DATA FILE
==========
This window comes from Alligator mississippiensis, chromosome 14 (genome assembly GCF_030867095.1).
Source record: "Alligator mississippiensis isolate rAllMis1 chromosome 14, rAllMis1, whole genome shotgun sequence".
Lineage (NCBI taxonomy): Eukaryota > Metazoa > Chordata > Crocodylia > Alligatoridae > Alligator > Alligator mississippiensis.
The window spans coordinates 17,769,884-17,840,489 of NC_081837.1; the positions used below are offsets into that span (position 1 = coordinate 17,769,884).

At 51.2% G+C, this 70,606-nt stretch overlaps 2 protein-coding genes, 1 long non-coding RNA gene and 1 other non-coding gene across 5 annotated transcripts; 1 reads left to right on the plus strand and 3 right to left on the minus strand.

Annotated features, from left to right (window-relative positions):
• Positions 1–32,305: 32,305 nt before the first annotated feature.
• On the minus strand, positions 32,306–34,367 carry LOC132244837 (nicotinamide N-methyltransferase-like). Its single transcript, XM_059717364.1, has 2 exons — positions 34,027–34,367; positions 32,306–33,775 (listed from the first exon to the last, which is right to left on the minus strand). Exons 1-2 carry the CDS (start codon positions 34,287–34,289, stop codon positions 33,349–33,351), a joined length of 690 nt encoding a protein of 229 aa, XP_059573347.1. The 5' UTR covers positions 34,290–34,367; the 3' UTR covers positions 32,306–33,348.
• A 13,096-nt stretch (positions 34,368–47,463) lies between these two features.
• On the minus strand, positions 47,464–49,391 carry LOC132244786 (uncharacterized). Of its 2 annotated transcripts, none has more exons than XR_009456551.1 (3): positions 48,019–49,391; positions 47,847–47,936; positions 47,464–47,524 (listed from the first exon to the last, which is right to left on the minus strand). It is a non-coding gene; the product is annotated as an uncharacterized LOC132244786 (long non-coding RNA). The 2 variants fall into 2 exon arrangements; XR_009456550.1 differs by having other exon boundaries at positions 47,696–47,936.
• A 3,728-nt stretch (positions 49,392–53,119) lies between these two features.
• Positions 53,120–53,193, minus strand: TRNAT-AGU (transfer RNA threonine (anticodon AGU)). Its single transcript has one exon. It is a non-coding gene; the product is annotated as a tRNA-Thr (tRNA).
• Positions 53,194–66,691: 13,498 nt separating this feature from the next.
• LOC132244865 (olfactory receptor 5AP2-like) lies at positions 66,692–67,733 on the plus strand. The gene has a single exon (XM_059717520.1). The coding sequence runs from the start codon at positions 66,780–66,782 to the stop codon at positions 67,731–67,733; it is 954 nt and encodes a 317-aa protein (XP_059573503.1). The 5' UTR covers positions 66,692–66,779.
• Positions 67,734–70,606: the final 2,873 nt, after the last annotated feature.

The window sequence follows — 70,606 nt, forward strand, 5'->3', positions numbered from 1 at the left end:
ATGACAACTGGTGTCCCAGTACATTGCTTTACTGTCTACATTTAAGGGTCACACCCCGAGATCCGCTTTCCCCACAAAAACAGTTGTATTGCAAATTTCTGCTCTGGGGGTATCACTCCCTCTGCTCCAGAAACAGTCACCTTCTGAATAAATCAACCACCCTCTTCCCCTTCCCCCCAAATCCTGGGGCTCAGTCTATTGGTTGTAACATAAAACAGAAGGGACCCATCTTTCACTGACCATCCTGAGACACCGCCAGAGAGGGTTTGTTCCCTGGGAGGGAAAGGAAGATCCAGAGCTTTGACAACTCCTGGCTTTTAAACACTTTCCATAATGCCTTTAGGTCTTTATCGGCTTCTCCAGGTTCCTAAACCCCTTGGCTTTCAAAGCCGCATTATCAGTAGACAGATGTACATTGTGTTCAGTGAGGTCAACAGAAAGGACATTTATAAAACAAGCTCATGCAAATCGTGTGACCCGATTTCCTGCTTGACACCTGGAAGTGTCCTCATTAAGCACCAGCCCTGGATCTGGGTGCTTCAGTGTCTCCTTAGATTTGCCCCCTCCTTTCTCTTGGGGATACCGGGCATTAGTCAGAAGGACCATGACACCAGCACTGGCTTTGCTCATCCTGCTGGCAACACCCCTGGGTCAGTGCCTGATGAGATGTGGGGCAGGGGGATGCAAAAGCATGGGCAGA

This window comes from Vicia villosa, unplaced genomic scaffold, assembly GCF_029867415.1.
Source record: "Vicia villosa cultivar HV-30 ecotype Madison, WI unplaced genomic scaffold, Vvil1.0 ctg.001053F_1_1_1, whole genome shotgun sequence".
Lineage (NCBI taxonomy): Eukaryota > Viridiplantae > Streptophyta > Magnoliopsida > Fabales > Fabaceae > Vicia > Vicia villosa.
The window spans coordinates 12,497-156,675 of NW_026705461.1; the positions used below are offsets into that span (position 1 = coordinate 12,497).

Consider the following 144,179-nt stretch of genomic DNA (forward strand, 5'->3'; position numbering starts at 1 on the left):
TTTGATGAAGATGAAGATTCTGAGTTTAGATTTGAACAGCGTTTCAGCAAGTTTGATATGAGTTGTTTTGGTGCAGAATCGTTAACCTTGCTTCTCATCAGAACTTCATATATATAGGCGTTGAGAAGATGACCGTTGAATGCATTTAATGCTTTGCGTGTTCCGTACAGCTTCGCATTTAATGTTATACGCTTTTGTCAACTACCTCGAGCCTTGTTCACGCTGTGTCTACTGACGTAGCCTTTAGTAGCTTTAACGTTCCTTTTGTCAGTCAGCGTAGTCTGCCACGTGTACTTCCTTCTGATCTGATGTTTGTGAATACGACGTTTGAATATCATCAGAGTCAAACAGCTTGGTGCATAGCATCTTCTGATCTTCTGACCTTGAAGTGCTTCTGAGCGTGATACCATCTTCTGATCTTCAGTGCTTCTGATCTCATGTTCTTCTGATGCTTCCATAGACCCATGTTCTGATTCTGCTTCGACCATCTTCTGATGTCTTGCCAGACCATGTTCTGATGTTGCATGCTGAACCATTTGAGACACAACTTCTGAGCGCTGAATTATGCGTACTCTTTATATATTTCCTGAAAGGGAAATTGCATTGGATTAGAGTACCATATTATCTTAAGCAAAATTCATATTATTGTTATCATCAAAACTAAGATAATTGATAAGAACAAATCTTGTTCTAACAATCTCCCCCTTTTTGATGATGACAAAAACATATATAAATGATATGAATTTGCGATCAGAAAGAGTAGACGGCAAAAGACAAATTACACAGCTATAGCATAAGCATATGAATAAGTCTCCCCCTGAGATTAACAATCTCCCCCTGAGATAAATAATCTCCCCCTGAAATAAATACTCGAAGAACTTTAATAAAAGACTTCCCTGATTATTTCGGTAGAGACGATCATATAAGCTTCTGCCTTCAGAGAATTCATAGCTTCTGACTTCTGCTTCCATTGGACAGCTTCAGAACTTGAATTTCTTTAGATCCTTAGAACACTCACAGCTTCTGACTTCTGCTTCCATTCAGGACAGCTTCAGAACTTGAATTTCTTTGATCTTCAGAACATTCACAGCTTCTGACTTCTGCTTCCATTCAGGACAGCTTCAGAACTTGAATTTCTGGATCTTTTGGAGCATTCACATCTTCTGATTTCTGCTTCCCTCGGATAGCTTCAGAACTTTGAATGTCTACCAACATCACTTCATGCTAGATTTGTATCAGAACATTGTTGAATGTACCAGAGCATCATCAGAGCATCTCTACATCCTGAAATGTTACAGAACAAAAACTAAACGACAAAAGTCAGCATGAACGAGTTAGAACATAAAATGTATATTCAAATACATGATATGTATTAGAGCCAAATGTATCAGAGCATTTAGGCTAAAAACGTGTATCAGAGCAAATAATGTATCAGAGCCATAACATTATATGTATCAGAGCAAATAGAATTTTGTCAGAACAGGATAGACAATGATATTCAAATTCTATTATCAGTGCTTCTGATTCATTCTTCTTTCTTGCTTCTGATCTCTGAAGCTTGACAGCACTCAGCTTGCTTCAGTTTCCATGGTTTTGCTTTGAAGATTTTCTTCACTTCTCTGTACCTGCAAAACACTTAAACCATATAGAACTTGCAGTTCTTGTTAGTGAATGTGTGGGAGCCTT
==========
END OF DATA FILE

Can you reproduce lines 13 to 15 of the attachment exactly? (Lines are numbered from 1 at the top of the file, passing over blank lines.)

• Positions 53,194–66,691: 13,498 nt separating this feature from the next.
• LOC132244865 (olfactory receptor 5AP2-like) lies at positions 66,692–67,733 on the plus strand. The gene has a single exon (XM_059717520.1). The coding sequence runs from the start codon at positions 66,780–66,782 to the stop codon at positions 67,731–67,733; it is 954 nt and encodes a 317-aa protein (XP_059573503.1). The 5' UTR covers positions 66,692–66,779.
• Positions 67,734–70,606: the final 2,873 nt, after the last annotated feature.